There are several ways the book trailer video project can be used. This time I told students at the beginning of the year that they need to be reading books on their own as they would have a book project to complete at the end of the semester. The book for the project can’t have been adapted into a movie or TV series. My students then created their book trailer project and turned it in by December 1.
You could easily adapt this project in different ways: you could have everyone choose a book in a specific genre like mystery. You could split students into groups, assigning each group a book to read. They could do various things with the book throughout the unit and end it with the book trailer video project to share their book with the class. You could have the class use books from a specific time period or country. Students can do this project individually or in groups. It is perfect for anyone trying to add project based learning to their classroom or looking for a project their Gifted and Talented students may enjoy. The possibilities are endless!
This includes 14 pages plus two pages of instructions and advice for the teacher.
– Instructions for students
– Resource Page for students
– Reflection Writing Assignment
– Project Proposal Form
– Story Board planning pages
– Rubric that includes the video and the writing assignment
– Instructions for using this with the Google Classroom
– Instructions for using Adobe Spark
– Instructions for how to share or turn in the Adobe Spark video. (Different sets of instructions for different scenarios that you can pick and choose from.)
The instruction sheet asks students to analyze the book and find a way to put that analysis into their video trailer. The video must make it clear who the protagonist and antagonist are, what the conflict is, the books theme, symbols, etc. The video needs to attempt to persuade their peers to read the book. The visuals and audio choices used in the trailer should reflect the books theme and mood. This is a challenging project that requires students to think deeply about what they read. It uses media literacy skills as they digitally compose this analysis into a multimedia presentation. Presenting it to their peers uses speaking and listening skills. There is a resource page included that gives students a list of links where they can find free fair use images, video clips, sound effects, etc. This is also an opportunity to teach students about fair use and copyright.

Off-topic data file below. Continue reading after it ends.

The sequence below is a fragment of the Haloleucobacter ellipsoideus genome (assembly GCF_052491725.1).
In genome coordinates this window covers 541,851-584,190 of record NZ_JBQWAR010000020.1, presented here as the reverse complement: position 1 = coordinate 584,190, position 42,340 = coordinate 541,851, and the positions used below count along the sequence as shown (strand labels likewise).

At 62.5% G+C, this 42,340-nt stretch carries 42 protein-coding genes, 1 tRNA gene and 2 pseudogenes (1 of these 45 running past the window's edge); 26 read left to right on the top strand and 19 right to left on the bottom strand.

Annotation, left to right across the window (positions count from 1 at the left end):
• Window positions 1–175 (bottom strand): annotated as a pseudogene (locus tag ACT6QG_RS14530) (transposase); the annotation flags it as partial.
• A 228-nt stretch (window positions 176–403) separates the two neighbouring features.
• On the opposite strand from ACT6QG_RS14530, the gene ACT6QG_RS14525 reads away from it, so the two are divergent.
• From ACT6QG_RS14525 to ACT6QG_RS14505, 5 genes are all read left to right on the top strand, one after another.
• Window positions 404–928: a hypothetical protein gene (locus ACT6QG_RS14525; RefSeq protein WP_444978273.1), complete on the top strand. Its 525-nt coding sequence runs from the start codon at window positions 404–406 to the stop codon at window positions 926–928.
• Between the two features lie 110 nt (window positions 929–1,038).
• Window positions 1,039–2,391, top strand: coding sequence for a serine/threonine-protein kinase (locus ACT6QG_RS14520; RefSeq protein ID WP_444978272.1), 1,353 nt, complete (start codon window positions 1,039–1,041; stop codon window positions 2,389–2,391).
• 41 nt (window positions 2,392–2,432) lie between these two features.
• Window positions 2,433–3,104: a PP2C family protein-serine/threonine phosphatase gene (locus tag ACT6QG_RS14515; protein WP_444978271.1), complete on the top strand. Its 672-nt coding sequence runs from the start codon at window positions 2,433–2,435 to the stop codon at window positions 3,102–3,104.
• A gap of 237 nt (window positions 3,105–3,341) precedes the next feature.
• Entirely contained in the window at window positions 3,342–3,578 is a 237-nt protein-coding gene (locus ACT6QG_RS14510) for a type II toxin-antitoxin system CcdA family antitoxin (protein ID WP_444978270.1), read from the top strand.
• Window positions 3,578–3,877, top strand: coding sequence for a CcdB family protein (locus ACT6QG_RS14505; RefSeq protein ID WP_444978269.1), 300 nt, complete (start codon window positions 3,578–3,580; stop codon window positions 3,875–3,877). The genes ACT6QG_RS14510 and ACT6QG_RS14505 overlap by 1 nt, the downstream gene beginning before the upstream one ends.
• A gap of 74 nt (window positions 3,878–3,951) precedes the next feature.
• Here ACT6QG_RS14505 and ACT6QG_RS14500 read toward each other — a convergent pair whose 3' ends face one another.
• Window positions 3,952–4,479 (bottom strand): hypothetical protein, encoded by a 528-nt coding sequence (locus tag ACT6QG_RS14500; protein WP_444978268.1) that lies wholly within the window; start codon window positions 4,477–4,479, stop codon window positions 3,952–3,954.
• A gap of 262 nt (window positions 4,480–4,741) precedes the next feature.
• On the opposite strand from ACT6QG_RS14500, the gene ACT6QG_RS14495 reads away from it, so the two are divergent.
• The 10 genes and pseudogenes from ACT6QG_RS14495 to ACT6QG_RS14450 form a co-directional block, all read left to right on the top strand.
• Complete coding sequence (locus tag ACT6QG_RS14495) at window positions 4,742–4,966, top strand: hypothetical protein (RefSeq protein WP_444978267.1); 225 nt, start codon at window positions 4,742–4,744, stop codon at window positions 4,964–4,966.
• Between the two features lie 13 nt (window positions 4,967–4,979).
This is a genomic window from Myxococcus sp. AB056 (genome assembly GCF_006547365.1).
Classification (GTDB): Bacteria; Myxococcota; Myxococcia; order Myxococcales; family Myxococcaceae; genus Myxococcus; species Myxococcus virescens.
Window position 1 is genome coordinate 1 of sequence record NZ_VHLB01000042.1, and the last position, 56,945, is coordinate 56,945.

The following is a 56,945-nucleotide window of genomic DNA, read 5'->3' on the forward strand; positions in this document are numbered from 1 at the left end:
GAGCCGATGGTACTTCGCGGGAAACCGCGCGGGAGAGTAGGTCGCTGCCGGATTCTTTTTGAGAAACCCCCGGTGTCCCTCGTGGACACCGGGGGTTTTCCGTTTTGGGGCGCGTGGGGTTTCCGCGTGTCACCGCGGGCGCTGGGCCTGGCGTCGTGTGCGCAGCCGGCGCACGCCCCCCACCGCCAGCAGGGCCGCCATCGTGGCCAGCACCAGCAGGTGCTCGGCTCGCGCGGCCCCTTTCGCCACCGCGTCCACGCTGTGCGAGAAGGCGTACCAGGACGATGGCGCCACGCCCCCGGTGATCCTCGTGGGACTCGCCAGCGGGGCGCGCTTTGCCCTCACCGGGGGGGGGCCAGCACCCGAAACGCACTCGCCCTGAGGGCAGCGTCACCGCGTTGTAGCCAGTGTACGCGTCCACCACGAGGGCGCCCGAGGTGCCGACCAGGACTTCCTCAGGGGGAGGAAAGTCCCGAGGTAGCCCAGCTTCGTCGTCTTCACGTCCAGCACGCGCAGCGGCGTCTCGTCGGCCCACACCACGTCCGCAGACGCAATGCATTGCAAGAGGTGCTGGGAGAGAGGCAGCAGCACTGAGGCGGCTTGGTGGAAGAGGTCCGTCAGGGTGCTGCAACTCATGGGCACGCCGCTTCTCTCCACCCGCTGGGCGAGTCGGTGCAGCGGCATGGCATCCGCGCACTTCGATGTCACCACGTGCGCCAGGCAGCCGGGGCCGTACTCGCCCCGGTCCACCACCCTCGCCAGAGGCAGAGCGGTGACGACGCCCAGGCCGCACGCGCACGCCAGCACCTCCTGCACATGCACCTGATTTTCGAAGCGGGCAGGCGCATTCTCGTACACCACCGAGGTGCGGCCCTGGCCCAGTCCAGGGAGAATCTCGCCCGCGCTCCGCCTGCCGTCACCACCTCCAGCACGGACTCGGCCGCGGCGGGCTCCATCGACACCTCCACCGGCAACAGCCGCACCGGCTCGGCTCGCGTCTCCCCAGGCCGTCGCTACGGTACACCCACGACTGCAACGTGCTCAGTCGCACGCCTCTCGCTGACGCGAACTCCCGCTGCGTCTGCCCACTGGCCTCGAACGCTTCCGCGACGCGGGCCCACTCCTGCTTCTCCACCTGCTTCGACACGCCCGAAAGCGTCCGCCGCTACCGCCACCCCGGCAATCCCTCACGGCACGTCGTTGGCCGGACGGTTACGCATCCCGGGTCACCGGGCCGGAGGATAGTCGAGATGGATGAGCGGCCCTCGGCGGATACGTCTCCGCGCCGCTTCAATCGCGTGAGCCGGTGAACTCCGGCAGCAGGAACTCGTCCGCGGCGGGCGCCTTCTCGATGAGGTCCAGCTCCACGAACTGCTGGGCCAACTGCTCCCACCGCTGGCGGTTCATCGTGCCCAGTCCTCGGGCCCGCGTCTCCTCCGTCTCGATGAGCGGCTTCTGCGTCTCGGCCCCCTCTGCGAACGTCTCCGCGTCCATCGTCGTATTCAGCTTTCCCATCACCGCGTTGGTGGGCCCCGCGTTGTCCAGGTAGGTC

I have included a book project proposal forms for teachers who want students to work in groups and choose their own book. It allows students to tell you who they want to work with and provide you with three possible book titles for their project. I suggest using this to get an idea of what their peer preferences are and then you can assign groups from there. You can arrange groups to try to keep their choice of peers in mind while ensuring that the groups are made up of people who can work together and not just distract each other. The book option takes student choice into consideration and it allows you to ensure that no two groups are doing the same book. I like to make sure that there are no duplicate book titles in the class so the presentations are all different.
There is a story board graphic organizer that allows students to plan out their video. Students will draw what will be in that frame then describe, list the camera angles, and list any sound effects, voice overs, or music that will play in that frame. I suggest approving the story board before students move on to starting the video. That way you can make sure that it meets the requirements of the assignment and that is appropriate for the school and for that their age/grade.
The reflection questions have students write critically about their video and the book. It asks them to reflect on the visual and audio choices they made in their video. It also asks them to explain the plot point of the book. Students should answer each question in a min. of 3 thoughtful and complete sentences. You can either hand out this paper copy and have students hand write the answers or you can have them type their answers and turn it into your Google Classroom. I have included instructions for turning the video and writing reflection into the Google Classroom for teachers who want to use that option.
While there are many different programs you could use to make the video, I included a set of instructions for using Adobe Spark. Adobe Spark is free and student friendly. It can be used on any computer. There is also an app you could put onto a tablet or other device. If your school using Google for student email accounts just have students sign in with Google using that school email account. There are a few different ways students can turn in Adobe Spark videos to you. I included instruction sheets for each of these various methods so you have some choices. You don’t have to have students use Adobe Spark but if you do these handouts are a great resource.
In total this product has 16 pages plus 2 pages for teachers explaining different ways to use this project in your classroom. You can purchase it in my Teachers Pay Teachers store:
You may also like my Banned Book Video Project